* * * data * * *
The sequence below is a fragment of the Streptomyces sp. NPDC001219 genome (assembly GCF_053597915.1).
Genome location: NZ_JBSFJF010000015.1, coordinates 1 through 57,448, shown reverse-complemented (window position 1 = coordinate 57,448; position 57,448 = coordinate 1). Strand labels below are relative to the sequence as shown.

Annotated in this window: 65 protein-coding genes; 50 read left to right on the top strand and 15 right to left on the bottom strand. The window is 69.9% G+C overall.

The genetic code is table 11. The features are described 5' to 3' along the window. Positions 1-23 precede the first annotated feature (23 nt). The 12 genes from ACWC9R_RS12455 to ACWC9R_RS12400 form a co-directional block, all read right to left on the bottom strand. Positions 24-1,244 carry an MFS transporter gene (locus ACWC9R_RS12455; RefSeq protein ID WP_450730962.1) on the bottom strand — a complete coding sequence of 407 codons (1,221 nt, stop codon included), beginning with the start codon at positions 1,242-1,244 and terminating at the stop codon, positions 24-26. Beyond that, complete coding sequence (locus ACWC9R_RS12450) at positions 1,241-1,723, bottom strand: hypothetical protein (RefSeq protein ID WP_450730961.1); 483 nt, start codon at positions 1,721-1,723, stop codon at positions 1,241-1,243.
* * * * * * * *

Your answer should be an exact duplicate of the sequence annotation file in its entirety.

The sequence below is a fragment of the Streptomyces sp. NPDC001219 genome (assembly GCF_053597915.1).
Genome location: NZ_JBSFJF010000015.1, coordinates 1 through 57,448, shown reverse-complemented (window position 1 = coordinate 57,448; position 57,448 = coordinate 1). Strand labels below are relative to the sequence as shown.

Annotated in this window: 65 protein-coding genes; 50 read left to right on the top strand and 15 right to left on the bottom strand. The window is 69.9% G+C overall.

The genetic code is table 11. The features are described 5' to 3' along the window. Positions 1-23 precede the first annotated feature (23 nt). The 12 genes from ACWC9R_RS12455 to ACWC9R_RS12400 form a co-directional block, all read right to left on the bottom strand. Positions 24-1,244 carry an MFS transporter gene (locus ACWC9R_RS12455; RefSeq protein ID WP_450730962.1) on the bottom strand — a complete coding sequence of 407 codons (1,221 nt, stop codon included), beginning with the start codon at positions 1,242-1,244 and terminating at the stop codon, positions 24-26. Beyond that, complete coding sequence (locus ACWC9R_RS12450) at positions 1,241-1,723, bottom strand: hypothetical protein (RefSeq protein ID WP_450730961.1); 483 nt, start codon at positions 1,721-1,723, stop codon at positions 1,241-1,243.